So to answer your question… I have stayed involved in politics. In 2008/12 I helped with the Obama campaign in the Lehigh Valley (PA) which is the swing section of the swing state of Pennsylvania. I have a political science degree from NYU and spent a year of college at the London School of Economics. I’ve built my political views of the world on that early base of information about how our world works. When you know a bit of the history of world politics it’s easier to read between the lines.
The Ryan Adams news was not the least surprising in terms of the issues that persist in the business. How much of that did you experience during your career? While I feel like the 90s were a hugely successful time for women in music, I am terrified to imagine what the artists were experiencing.
I think your comment re: Ryan Adams, that it was not the least surprising, is because this kind of behavior is and always has been so pervasive. I have experienced many versions of sexist entitlement my whole life. Including being molested on the street in the middle of the day by a passerby who thought he could just reach over and touch me. But what’s even more pervasive, is the silent life women and girls lead.
The Cinderella myth is deep in our culture… Deep down you are a princess, but in fact you have an unreasonable amount of drudgery to accomplish before you can do anything on your own terms, if you get all your work done, you can try to transform yourself in your minuscule amount of free time, and if you can pull together the right look, you might get a guy powerful enough to set you up in a life of leisure… so long as you keep him happy.
I think this is finally changing because of access to the internet. I wish I’d been able to google “Should I get a Fender or a Gibson guitar”. Or “what are the chords to “Like a Rolling Stone” back when I was in high school. I met several guys along the way who treated me as total equals. One of whom was Jeff Buckley who taught me the two drum beats I can play on a kit now. And my producer Tim Patalan on Outside the Beauty Salon, who handed me a guitar and said – “You play the lead.”
Any memories about touring with Dylan and Buckley that you could share?
Opening for Bob Dylan was one of those bucket list moments that seemed so unlikely, it wasn’t even on the list. We found out about the tour dates while I was in France doing a promotional tour for Epiphany in Brooklyn. My manager busted into the room and said he had good news and bad news. The good news was I was going to open for Bob Dylan, the bad news was I wasn’t allowed to open for him solo acoustic. I had to have a band. I was in France, the show was in two weeks, and the guys I made the album with were all on tour with other artists. Of course, I said yes. I had just written the song “too far gone” and the timing was all over the place. I didn’t know if I would get in trouble, but the band dropped out and I did that one song solo acoustic. The feeling of being on that stage, where you could hear a pin drop, singing to 6000 Bob Dylan fans… best ever moment.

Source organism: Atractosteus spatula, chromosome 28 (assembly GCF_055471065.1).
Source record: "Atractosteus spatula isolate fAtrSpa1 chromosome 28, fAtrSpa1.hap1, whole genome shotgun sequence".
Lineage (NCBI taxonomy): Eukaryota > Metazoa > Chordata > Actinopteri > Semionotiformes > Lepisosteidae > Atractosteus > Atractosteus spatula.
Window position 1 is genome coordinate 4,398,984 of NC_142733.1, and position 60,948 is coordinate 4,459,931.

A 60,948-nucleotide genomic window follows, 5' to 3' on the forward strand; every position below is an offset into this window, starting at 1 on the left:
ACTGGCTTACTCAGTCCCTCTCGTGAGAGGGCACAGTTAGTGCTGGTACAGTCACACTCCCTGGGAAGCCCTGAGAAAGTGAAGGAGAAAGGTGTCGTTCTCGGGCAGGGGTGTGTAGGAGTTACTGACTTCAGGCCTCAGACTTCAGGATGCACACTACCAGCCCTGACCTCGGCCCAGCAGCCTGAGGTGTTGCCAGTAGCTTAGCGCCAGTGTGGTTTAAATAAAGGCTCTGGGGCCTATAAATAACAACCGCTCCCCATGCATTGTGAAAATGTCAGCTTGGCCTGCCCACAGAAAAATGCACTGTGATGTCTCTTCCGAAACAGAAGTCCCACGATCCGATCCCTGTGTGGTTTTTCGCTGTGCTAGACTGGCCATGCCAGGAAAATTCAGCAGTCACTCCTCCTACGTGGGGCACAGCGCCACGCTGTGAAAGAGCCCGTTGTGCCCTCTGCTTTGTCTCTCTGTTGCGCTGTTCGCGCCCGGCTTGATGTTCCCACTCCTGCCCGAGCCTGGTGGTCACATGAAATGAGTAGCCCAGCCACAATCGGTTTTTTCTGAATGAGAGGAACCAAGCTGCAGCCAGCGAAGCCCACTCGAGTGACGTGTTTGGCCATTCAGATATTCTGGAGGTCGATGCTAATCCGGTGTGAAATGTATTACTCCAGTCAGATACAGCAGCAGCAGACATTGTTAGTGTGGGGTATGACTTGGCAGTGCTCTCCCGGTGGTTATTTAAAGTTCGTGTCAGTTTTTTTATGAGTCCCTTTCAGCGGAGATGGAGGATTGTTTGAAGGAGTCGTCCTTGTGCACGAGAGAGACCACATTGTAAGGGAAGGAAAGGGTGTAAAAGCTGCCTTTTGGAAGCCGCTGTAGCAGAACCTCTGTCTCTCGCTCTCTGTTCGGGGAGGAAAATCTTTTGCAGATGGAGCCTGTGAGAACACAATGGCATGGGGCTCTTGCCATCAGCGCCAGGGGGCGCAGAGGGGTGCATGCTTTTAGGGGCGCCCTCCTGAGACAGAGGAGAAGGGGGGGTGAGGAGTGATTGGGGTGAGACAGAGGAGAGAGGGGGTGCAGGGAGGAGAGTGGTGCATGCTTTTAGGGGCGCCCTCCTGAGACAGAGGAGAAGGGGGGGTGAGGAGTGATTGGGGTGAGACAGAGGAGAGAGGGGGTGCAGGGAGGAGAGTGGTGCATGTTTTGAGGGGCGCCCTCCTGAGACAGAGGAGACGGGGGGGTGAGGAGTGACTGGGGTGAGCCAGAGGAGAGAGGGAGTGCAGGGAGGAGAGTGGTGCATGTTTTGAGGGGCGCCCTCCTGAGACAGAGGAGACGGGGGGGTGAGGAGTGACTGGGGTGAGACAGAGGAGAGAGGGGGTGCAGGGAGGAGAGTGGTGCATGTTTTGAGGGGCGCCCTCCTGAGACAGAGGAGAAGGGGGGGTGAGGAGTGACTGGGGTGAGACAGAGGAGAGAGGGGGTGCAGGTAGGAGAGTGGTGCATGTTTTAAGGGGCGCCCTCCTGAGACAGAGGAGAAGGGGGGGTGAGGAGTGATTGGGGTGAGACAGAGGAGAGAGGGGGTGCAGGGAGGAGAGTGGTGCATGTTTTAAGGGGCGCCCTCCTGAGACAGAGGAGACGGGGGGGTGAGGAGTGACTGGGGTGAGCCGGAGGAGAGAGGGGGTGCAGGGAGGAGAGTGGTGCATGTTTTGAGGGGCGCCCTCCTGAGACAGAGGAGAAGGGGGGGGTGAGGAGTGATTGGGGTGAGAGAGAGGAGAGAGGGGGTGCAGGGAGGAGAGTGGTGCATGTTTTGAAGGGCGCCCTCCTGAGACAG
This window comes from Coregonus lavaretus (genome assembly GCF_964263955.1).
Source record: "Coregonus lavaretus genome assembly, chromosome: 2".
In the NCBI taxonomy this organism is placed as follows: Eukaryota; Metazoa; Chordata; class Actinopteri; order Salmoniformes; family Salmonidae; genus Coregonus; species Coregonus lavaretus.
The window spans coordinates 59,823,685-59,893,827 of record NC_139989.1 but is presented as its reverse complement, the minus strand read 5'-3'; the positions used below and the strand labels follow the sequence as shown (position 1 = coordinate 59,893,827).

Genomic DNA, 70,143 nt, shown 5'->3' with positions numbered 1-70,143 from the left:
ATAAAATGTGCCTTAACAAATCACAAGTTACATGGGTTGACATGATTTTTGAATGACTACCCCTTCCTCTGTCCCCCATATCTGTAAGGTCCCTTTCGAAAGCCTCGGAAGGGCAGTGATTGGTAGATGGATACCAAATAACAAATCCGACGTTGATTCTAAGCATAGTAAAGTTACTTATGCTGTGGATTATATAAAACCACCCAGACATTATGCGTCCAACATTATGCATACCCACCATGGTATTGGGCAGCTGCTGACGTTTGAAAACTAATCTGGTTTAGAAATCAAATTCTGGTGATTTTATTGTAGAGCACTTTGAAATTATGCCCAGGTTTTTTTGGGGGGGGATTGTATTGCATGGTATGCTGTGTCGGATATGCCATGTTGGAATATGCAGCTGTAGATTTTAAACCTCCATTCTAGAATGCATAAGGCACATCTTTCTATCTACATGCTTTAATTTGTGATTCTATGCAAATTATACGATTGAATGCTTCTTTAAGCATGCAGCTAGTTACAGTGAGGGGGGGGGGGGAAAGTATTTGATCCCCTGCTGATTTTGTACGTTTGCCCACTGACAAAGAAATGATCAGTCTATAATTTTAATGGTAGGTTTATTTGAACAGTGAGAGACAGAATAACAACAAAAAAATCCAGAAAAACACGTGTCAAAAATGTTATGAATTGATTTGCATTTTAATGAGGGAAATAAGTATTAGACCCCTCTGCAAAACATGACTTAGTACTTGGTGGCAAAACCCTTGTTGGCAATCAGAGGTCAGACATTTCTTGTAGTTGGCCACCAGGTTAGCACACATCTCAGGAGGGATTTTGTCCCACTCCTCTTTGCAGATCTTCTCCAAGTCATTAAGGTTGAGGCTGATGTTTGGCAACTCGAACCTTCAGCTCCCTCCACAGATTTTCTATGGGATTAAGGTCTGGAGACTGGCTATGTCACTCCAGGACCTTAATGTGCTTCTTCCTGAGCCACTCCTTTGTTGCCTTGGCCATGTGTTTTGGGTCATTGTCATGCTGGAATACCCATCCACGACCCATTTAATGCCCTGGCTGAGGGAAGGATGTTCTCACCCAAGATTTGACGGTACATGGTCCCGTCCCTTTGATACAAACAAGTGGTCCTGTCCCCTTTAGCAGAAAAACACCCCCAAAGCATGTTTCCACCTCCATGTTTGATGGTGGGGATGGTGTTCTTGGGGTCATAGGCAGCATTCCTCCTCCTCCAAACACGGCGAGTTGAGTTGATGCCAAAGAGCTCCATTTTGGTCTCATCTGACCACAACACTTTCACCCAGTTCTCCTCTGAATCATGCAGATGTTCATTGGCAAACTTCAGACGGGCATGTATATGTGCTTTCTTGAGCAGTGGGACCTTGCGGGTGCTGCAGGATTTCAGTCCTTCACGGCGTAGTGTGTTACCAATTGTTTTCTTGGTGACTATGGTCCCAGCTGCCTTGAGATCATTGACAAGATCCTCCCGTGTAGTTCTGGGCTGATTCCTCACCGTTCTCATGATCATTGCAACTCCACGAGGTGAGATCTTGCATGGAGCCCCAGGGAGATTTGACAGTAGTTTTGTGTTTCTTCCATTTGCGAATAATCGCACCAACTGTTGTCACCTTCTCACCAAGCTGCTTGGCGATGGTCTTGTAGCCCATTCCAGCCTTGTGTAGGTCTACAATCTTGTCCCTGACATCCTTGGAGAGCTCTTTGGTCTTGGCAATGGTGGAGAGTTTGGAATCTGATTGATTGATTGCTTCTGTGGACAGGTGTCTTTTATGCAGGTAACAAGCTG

With Jeff Buckley it was really different because we were friends. I don’t have a lot of tour stories because we were in different vehicles, but we would hang out at sound checks and play blues songs sometimes or eat together, but mostly we played our shows and went onto the next town. But my memories of Jeff are more about hanging out in New York. We spent hours together doing nothing. Shopping in random thrift stores or making up dumb songs on the guitar. In my mind, I can see him wheeling my 50lb amp down 9th street to a gig at Brownies, I remember him calling me last minute to come see him open up for Patti Smith at Irving Plaza.
The one serious recording we made together came from a time we were in my apartment and he was playing my tele, this really beautiful riff, and I said, ‘I have something that might work for that’ and started reading these snippets of poems I had written in these tiny notebooks. After about 10 minutes he stopped and looked at me and said “four-track”. So funny because now you would just pull up an app on your iPhone and click a button, but back then, you had to set up microphones and plugin guitars and set levels. Jeff had a reel to reel tape machine in his apartment. Anyway, that song turned out to be “Faith Salons” and it’s one of the last things he recorded. When I hear his foot tapping and his vocals in the background it gets me every time.
What were some of the biggest lessons you learned navigating the record labels in the 90s and what is the first thing you would tell a young artist about to sign their first record contract?
Lessons: Find a mentor. Keep studying your craft. Read a lot.
First thing I’d tell a young artist: Understand the way things work. Especially finances which for some reason they don’t teach in schools. Know what an IRA is, the value of compound interest, and how to do your taxes. Buy good instruments and recording equipment.
What are your kids listening to these days?
Glass Animals, Pink Floyd, Queen, MGMT
Have they started to understand what a significant impact their mother had on the music industry?
Possibly the significant impact I make on their dinner plans.